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Remembering the ‘Grandmother’ of Appalachian studies Helen Matthews Lewis

Helen Matthews Lewis has been called “The Grandmother” of Appalachian studies. She’s remembered for her career as an Appalachian scholar, teacher and activist across southwest Virginia.
Don Midciff
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Helen Matthews Lewis has been called “The Grandmother” of Appalachian studies. She’s remembered for her career as an Appalachian scholar, teacher and activist across southwest Virginia.

A woman who has been called “The Grandmother” of Appalachian studies, Helen Matthews Lewis, died on Sept 4. She’s remembered for her career as an Appalachian scholar, teacher and activist across southwest Virginia.

Helen Matthews Lewis was a champion of social justice and was involved in many fights to defend the health and safety of people across Appalachia.

She helped spearhead the Appalachian studies movement-- to fight against stereotypes of the region.

“People say that Helen is the grandmother – sometimes I say the mother- of Appalachian Studies. And she is,” said Theresa Burriss, director of Appalachian Studies at Radford University. Burriss teaches about Lewis’ writing and activism and said Lewis was a fierce defender of social and environmental justice.

“She was such a trailblazer, she was brave. Innovative, just an incredible human being.”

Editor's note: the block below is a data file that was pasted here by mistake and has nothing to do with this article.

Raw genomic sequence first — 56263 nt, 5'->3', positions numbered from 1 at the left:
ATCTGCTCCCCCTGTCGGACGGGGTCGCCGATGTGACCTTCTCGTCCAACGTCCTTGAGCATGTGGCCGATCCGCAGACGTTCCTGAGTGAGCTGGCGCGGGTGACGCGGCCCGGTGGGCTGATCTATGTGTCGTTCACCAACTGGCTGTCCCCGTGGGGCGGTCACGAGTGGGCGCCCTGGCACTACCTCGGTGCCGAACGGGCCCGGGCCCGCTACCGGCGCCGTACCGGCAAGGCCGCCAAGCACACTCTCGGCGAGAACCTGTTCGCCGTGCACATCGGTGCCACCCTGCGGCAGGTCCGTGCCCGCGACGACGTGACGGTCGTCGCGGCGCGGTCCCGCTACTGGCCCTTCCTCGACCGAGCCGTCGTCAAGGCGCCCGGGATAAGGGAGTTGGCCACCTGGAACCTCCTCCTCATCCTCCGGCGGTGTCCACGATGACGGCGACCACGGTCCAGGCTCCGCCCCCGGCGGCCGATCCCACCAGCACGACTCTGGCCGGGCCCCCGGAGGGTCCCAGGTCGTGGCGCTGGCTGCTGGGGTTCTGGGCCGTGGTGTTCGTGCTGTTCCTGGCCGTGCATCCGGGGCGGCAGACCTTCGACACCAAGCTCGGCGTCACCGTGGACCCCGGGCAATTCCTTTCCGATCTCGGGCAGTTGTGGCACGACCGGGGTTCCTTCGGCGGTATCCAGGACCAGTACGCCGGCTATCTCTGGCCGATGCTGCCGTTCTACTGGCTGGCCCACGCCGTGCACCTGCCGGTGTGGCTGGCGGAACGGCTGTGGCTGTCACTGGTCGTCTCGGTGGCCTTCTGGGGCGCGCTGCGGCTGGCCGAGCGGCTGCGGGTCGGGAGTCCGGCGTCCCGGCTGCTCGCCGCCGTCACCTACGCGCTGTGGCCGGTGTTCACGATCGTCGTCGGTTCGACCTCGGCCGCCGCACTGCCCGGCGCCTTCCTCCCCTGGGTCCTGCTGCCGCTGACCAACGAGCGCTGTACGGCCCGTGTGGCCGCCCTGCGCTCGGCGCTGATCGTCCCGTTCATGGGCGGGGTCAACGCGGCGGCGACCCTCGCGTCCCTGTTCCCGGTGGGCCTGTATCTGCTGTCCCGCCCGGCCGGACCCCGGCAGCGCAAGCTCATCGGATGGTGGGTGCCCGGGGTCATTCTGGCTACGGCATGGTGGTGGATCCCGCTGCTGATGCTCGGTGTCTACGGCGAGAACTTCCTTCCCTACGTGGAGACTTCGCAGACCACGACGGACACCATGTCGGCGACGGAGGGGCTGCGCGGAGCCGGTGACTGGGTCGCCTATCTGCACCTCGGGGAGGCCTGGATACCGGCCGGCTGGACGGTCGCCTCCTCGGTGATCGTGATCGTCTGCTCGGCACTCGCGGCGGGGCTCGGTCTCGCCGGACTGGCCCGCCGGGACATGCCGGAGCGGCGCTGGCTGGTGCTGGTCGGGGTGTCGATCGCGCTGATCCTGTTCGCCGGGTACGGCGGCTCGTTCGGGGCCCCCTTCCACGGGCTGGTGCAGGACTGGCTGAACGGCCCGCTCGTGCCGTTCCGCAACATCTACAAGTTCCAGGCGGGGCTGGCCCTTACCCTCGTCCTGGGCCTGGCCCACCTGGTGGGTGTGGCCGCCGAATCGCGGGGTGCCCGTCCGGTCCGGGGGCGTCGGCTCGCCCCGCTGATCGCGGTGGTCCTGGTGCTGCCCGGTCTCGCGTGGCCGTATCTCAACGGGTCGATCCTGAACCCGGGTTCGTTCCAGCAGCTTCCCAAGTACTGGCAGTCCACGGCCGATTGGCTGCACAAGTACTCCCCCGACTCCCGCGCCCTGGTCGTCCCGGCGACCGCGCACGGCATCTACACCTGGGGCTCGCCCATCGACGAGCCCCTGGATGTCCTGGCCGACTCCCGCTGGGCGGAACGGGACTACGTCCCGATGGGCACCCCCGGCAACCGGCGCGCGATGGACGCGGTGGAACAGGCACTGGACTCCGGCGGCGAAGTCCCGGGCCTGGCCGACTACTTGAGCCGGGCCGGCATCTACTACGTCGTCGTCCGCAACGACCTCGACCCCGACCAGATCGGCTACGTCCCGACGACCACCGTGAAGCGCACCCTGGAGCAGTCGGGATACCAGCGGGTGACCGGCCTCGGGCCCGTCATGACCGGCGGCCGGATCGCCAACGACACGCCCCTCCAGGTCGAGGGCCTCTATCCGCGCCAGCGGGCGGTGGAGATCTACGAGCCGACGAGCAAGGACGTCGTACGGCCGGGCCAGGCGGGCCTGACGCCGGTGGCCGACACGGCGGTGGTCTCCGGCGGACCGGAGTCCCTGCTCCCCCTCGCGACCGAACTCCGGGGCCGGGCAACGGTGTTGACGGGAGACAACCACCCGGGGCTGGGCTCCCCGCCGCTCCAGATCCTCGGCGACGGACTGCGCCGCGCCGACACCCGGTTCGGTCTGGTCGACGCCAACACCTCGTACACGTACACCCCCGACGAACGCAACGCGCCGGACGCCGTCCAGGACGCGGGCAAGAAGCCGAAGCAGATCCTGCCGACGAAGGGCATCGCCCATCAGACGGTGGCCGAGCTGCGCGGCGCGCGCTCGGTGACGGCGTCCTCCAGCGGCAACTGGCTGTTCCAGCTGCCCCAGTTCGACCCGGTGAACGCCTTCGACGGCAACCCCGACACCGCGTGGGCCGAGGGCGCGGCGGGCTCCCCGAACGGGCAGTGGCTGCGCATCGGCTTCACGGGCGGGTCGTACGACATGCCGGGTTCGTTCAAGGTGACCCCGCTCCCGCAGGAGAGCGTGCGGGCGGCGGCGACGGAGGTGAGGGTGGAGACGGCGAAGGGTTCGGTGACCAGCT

Burriss said Lewis was one of the first scholars who helped define Appalachian people in a positive light. “It’s the Helen Lewis’s and Helen Lewis in particular who had an impact on me on seeing the great riches and cultural wealth of our region. And to be proud of where I’m from.”

“Lewis could take the most wretched situation and turn it towards hope— groups of fragmented and lonely people whom she shaped into communities with good food, and conversations long into the night about what matters most,” said Barbara Ellen Smith, professor emerita at Virginia Tech, and author of several books about activism in Appalachia. “She was truly visionary.”

Lewis was born in an Appalachian region of Georgia and came to Southwest Virginia in 1955. She taught at several colleges and universities, including the Clinch Valley College (now the University of Virginia's College at Wise).

Helen Matthews Lewis has been called “The Grandmother” of Appalachian studies. She’s remembered for her career as an Appalachian scholar, teacher and activist across southwest Virginia.
Theresa Burriss
/
Helen Matthews Lewis has been called “The Grandmother” of Appalachian studies. She’s remembered for her career as an Appalachian scholar, teacher and activist across southwest Virginia.

She recorded oral histories with coal miners and their families, here in Virginia and in coal mining communities in Wales. She served as President of the Appalachian Studies Association, and that organization created the Helen Lewis Community Service Award in her honor.

According to her obituary, Lewis died due to complications following COVID-19. She was 97 years old.

Roxy Todd is Radio IQ's New River Valley Bureau Chief.